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Ann Thorac Surg. 2002 Jul;74(1):196-202; discussion 202-3.

Sputum retention after lung operation: prospective, randomized trial shows superiority of prophylactic minitracheostomy in high-risk patients.

Author information

1
Department of Thoracic Surgery, Royal Victoria Hospital, Belfast, Northern Ireland.

Abstract

BACKGROUND:

Sputum retention after lung operation is a potentially life-threatening condition. The minitracheostomy (Minitrach II, SIMS Portex, Hythe, Kent, UK) is a 4-mm percutaneous cricothyroidotomy device, which allows immediate and repeated aspiration of the tracheobronchial tree by minimally trained staff, and can effectively treat sputum retention. This trial was designed to test the hypothesis that prophylactic minitracheostomy could prevent sputum retention in a high-risk group.

METHODS:

Between March 1997 and October 1999, 102 patients undergoing lung procedures and considered to be at high risk were prospectively randomized to postoperative, prophylactic minitracheostomy insertion in the recovery room with regular aspiration, or to standard postoperative respiratory therapy.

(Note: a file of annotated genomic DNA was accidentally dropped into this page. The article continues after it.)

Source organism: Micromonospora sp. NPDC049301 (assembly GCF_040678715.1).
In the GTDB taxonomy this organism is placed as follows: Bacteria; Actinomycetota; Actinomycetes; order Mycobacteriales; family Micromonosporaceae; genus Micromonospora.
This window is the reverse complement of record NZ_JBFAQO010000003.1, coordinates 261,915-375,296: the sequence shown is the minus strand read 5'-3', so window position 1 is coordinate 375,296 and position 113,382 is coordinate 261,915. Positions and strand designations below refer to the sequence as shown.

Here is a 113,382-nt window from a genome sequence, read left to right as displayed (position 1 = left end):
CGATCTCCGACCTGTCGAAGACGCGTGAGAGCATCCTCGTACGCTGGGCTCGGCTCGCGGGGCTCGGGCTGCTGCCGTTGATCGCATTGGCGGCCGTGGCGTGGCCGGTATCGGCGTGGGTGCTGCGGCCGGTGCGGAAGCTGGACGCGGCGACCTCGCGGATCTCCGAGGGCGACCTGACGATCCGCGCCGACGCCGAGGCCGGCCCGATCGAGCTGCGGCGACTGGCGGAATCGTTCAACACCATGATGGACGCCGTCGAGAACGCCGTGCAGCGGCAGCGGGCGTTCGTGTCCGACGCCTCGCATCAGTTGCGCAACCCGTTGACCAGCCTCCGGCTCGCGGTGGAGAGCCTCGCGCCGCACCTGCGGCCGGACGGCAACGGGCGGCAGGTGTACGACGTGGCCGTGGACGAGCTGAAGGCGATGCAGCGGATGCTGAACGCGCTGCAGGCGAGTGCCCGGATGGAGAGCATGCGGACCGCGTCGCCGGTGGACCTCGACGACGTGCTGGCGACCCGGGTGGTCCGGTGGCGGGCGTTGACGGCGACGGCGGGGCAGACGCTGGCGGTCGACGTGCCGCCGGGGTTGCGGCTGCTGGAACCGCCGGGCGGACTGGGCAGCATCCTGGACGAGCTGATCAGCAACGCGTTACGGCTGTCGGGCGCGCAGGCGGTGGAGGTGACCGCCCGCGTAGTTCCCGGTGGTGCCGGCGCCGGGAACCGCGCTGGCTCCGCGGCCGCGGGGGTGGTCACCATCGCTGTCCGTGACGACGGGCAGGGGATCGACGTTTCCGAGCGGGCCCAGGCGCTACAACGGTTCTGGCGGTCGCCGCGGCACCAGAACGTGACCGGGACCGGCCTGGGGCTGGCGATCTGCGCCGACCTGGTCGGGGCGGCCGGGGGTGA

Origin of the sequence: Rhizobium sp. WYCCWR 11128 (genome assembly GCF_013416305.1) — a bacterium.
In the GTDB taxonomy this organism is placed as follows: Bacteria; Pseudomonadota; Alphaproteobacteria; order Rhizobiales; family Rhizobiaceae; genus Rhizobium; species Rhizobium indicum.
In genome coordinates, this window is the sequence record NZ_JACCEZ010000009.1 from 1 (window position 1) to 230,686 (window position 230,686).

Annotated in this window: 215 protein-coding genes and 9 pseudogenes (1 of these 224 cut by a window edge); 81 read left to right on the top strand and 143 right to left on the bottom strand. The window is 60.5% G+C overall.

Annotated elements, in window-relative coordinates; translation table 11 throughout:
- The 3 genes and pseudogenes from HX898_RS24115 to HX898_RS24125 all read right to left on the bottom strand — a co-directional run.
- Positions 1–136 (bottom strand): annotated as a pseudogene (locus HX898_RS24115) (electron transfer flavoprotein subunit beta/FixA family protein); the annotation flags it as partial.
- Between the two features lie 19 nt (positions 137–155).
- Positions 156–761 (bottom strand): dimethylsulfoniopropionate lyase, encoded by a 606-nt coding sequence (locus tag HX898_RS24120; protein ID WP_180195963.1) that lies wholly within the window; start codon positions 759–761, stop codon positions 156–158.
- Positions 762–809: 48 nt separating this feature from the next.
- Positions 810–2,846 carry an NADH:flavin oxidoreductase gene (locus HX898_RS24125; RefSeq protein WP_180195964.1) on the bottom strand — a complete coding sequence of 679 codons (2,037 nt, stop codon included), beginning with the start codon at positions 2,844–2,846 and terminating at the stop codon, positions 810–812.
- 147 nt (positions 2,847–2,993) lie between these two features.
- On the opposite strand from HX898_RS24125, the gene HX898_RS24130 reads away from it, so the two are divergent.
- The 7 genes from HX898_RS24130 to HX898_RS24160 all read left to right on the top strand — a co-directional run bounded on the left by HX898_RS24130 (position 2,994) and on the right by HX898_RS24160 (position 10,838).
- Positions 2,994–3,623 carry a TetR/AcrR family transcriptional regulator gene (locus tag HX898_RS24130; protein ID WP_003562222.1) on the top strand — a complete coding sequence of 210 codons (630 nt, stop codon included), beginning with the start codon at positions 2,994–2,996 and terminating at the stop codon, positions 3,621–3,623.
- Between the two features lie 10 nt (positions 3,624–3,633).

RESULTS:

Sputum retention developed in 15 patients (30%) in the standard group (n = 52) compared to 1 patient (2%) in the minitracheostomy group (n = 50) (p < 0.005). There were three deaths related to sputum retention in the standard group compared to none in minitracheostomy group during the perioperative period.

CONCLUSIONS:

It is possible to identify a group of patients at high risk for sputum retention who will benefit from prophylactic therapy. Minitracheostomy is effective as prophylaxis and treatment.

PMID:
12118758
DOI:
10.1016/s0003-4975(02)03612-3
[Indexed for MEDLINE]

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